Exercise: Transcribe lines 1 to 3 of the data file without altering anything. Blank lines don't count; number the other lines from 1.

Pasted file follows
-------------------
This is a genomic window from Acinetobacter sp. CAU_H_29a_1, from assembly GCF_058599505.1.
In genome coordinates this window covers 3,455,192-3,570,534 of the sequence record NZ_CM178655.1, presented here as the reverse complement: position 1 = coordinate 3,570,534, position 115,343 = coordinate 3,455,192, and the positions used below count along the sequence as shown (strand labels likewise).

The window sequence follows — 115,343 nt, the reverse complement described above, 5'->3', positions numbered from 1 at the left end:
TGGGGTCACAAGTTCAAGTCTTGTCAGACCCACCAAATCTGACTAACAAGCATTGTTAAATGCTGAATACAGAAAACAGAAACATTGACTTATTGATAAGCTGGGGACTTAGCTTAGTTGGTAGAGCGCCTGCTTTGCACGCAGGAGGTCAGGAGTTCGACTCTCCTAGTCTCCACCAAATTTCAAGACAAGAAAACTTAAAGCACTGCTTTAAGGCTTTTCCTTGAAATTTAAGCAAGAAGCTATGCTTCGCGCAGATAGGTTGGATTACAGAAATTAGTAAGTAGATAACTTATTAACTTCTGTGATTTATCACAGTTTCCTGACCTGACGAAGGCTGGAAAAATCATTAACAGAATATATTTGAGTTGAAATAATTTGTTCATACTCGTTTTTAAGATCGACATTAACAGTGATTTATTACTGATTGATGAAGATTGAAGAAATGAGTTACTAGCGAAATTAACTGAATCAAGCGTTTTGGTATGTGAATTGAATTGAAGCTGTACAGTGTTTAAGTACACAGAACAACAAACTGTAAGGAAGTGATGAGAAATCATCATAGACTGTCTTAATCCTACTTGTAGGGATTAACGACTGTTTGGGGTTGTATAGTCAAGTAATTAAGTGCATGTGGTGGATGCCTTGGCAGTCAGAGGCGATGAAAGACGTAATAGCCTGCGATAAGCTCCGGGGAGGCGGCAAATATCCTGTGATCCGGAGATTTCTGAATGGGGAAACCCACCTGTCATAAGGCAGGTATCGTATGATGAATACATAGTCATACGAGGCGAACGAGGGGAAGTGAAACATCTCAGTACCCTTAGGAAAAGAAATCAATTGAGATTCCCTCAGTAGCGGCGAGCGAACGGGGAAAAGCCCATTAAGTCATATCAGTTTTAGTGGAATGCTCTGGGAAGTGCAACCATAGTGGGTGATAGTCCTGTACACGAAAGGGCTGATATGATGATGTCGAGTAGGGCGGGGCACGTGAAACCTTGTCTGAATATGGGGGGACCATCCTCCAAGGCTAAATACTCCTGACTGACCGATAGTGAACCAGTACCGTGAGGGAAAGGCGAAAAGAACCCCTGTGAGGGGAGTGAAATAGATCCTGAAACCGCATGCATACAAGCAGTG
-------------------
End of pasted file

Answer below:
This is a genomic window from Acinetobacter sp. CAU_H_29a_1, from assembly GCF_058599505.1.
In genome coordinates this window covers 3,455,192-3,570,534 of the sequence record NZ_CM178655.1, presented here as the reverse complement: position 1 = coordinate 3,570,534, position 115,343 = coordinate 3,455,192, and the positions used below count along the sequence as shown (strand labels likewise).

The window sequence follows — 115,343 nt, the reverse complement described above, 5'->3', positions numbered from 1 at the left end: